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Showing posts from April, 2016

NIHR CLAHRC joins the School of Public Health

The Collaboration for Leadership in Applied Health Research and Care (CLAHRC) Northwest London has moved from the Department of Medicine to join the School of Public Health’s Department of Primary Care and Public Health. CLAHRC is a research programme funded by the National Institute of Health Research (NIHR) that aims to address the ‘second translational gap’ – this is the gap that exists between research knowledge and clinical practice – it is hoped that by addressing this gap we can better understand how research can be implemented, delivering improved patient outcomes and experience and supporting the effective organisation and delivery of healthcare.

The CLAHRC Northwest London, funded since 2008, is hosted by Chelsea and Westminster Hospital NHS Foundation Trust with Imperial College London as its lead academic partner, but engages with all healthcare providers and commissioners across north west London. CLAHRC Northwest London is a research programme that specifically aims to …

What's it like being an Imperial College Community GP tutor? Dr Jose Crespo gives his views

I decided to become a General Practitioner when I realised that a robust primary care system is essential in the development and functioning of any Community. As GPs, we are the first port of call of all illnesses, whether acute or chronic, and we must remain up to date at all times to ensure excellent care. With this in mind, I was determined to not just become a GP, but to explore the different opportunities available to us. This determination led me to have a taste of performing my medical duties in a wide variety of places: traditional GP surgeries, hospitals, prisons, walk-in centres, out of hours services, 111 telephone service, urgent care centres and private practice. These experiences have offered me valuable insight into what makes the fibres of our Community function and why some medical problems are significantly skewed in some ethnicities, social circles or economic groups. But gaining this rewarding knowledge and exposure would somehow be fickle if I were not able to sha…

A warm welcome to Dr Shivani Tanna, our new Year 3 GP and CMT Course Lead!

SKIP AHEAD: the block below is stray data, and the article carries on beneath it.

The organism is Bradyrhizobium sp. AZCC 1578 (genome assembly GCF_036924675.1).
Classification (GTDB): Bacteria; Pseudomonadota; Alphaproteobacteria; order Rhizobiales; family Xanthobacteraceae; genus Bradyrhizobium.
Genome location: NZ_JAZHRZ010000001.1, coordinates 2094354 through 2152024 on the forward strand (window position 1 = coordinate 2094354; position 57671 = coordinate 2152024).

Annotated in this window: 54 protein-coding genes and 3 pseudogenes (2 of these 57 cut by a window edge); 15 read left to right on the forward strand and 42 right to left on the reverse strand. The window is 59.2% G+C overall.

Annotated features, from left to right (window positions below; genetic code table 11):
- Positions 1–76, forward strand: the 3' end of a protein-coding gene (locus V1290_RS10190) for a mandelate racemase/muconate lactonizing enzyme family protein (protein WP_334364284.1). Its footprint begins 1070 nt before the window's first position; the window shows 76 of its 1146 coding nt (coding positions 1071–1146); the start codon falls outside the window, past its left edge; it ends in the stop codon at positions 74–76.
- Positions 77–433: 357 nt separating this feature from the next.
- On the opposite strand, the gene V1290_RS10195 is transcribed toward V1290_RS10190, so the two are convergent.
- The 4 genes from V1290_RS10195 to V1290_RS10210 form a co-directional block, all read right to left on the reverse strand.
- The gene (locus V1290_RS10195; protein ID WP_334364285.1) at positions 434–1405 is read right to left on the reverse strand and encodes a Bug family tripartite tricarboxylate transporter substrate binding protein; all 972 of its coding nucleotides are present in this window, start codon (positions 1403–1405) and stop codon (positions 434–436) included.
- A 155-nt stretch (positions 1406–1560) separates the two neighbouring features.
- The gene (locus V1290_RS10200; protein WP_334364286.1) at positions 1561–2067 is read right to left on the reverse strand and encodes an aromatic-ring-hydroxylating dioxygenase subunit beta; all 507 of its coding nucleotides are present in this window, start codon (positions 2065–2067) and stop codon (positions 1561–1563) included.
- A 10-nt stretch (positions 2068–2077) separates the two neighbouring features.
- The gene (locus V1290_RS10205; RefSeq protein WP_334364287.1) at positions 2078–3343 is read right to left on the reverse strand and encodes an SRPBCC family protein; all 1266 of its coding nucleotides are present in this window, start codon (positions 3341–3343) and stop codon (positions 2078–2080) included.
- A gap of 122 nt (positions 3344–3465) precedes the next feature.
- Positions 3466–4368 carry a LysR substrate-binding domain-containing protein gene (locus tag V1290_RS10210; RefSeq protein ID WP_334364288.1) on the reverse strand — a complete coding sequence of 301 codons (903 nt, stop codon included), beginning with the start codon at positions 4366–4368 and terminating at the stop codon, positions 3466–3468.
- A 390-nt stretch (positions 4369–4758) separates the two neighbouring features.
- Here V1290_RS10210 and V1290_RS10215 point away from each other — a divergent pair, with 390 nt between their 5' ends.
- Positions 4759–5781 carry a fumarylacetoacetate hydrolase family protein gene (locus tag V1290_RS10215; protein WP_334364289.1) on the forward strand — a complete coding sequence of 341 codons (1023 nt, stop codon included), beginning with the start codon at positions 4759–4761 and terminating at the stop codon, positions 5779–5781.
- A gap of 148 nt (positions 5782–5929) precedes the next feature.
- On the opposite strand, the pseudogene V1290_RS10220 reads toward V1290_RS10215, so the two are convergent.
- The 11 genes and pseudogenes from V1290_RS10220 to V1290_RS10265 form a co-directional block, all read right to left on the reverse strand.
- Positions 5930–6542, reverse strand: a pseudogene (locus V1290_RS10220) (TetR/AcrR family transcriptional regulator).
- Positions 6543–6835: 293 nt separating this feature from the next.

"I am delighted to have been appointed as year 3 GP course lead. My role in the department started on the 1st March 2016 and I have now taken over as CMT course lead. Having taught on this course, I feel privileged to be able to help maintain its excellent reputation and content. I am also developing the new 10 week GP attachment in year 3 which is being piloted for 60 students from September 2016. The students have expressed great enthusiasm and interest in this and we have already reached our recruitment target. Together with plenty of input from department leads, teaching fellows, and our GP tutors, we have started developing new ideas for both the attachment and departmental teaching sessions.

I am hoping this is going to be fun and rewarding for all involved.  I aim to design a course that is innovative, comprehensive and exciting. My version of “ICE”. If all goes to plan, the pilot will be rolled out for the entire year from September 2017.

Primary care is an underused and…

What is the solution to the GP Workforce crisis?

By Puja Verma, GPST1

There are not enough GPs to meet the current demand. Not enough junior doctors are choosing general practice and an increasing number GPs are leaving full time practice.  The Government plans to meet the increasing demand on our National Health Service by transferring care into primary and community settings, but without more GPs this will not be possible. So how do we inspire a new generation of junior doctors to enter General practice? With a positive recruitment video? With a letter outlining the positive aspects of the profession?  These are both recruitment strategies suggested by the £10 million10 point plan by NHS England.
I undertook a systematic review of strategies used to recruit and retain family doctors. I found 51 evaluations of 42 interventions implemented across 8 high income countries. Interventions were categorised into thirteen groups including retainer schemes, re-entry schemes, support for professional development or research, well-being or peer…

Visiting ‘outstanding’ GP practices during a public health rotation

By Helen McGeown, GPST1
One of the many innovative posts offered on the Imperial GP training scheme is a six month placement in public health. Having some background knowledge of this area, I was pleased to have the opportunity to work in public health, enabling me to see how the theories which I have studied are translated into practice.
During my placement, I have been primarily working with the Immunisations team at NHS England (London region). This team has responsibility for commissioning and monitoring vaccination services for all of London. So far I have undertaken numerous projects for this group, including the appraisal of an intervention to improve vaccination uptake, and a consultation on effective social media strategies for vaccine promotion.
Perhaps most valuable, however, has been the opportunity to visit GP practices which have been rated as delivering ‘outstanding’ care by the Care Quality Commission (CQC). During CQC inspections, practices are assessed on the followin…